Vaccinated healthcare workers must still isolate, despite staff shortages
A leading doctor has said double-vaccinated healthcare staff should not be exempted from isolating in a bid to tackle staff shortages.
Dr Alan Stout from the British Medical Association in Northern Ireland, said getting “infection numbers down” was more useful than isolation exemptions.
“At the moment, we have to balance the risk,” he said.
“If we have a lot of healthcare workers and just a lot of people in general who aren’t actually isolating after contact, we know from infection numbers we have at the moment, it spreads really, really quickly - and a healthcare environment is actually one of the biggest and most important places for spread of infection,” he told Good Morning Ulster.
“So I would still urge an awful lot of caution, this is simply the realty of high infection numbers at the moment.
“The answer to this is not to try and compromise on safety and on infection control, the answer to this is get our infection numbers down.”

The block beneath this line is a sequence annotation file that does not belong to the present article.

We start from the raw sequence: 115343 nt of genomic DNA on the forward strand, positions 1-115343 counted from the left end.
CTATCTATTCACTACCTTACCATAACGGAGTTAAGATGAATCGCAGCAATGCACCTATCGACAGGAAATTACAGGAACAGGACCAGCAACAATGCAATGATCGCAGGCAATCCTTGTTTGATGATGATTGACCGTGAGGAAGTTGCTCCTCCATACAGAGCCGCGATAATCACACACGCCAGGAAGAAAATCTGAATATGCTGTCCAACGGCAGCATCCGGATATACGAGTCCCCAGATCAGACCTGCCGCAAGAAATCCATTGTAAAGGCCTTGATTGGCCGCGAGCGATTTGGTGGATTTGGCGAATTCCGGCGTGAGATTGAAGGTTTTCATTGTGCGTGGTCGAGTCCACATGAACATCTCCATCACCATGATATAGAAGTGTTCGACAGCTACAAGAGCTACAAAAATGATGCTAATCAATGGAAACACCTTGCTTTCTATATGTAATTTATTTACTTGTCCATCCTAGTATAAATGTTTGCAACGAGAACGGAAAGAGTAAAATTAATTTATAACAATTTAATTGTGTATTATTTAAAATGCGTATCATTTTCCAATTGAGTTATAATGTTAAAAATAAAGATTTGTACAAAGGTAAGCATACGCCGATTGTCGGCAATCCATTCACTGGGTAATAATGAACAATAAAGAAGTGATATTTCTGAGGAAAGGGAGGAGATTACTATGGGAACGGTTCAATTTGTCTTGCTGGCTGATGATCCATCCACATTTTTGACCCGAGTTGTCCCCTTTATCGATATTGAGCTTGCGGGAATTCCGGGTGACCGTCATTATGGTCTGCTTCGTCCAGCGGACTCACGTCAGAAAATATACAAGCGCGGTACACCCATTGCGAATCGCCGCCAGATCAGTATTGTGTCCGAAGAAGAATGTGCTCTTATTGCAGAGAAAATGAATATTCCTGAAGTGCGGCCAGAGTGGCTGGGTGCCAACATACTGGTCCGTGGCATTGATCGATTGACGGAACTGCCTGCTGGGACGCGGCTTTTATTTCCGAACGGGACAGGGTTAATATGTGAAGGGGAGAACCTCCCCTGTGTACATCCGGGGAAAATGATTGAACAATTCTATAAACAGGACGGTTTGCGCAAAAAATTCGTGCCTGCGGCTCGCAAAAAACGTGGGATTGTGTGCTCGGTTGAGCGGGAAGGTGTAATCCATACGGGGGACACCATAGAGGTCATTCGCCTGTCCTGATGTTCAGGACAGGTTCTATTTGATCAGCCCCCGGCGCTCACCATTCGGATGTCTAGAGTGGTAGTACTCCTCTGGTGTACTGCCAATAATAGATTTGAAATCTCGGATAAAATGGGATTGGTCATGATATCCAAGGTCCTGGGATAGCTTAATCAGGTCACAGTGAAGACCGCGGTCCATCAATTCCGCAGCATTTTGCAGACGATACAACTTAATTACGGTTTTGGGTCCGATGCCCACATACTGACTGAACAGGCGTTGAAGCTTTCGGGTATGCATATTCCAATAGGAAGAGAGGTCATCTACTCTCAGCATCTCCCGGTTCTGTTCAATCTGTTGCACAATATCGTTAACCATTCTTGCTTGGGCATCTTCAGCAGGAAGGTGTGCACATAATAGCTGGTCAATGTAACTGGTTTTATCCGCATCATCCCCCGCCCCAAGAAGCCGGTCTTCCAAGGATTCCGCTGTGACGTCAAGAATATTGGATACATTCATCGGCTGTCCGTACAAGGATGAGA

Dr Stout’s comments came after two healthcare trusts issued an urgent appeal for staff over the weekend due to hospital pressures.
The Belfast and South Eastern trusts said they were under “extreme pressure” due to a rapid increase in patients with Covid-19.
In a statement, the Belfast Trust said pressures had arisen due to an intake of Covid-19 patients “in excess of predictions”.
The South Eastern Trust said it had significant staff shortages due to the need for staff to self-isolate.
The current surge in cases and admissions was ahead of the schedule that had been anticipated by healthcare professionals, according to Rita Devlin, acting director of the Royal College of Nursing in Northern Ireland.
“I think people were planning for September and we now see we are at the end of July and we seem to be right in the middle of another wave again.
“The pressure of that is unbelievable on the staff.
We know our staff are being asked to open extra beds even though there’s not the staff to look after the patients in the beds.”
Health Minister Robin Swann tweeted to say the trust did not make such requests of its staff “easily”, adding it is necessary to “maintain services that are expected.”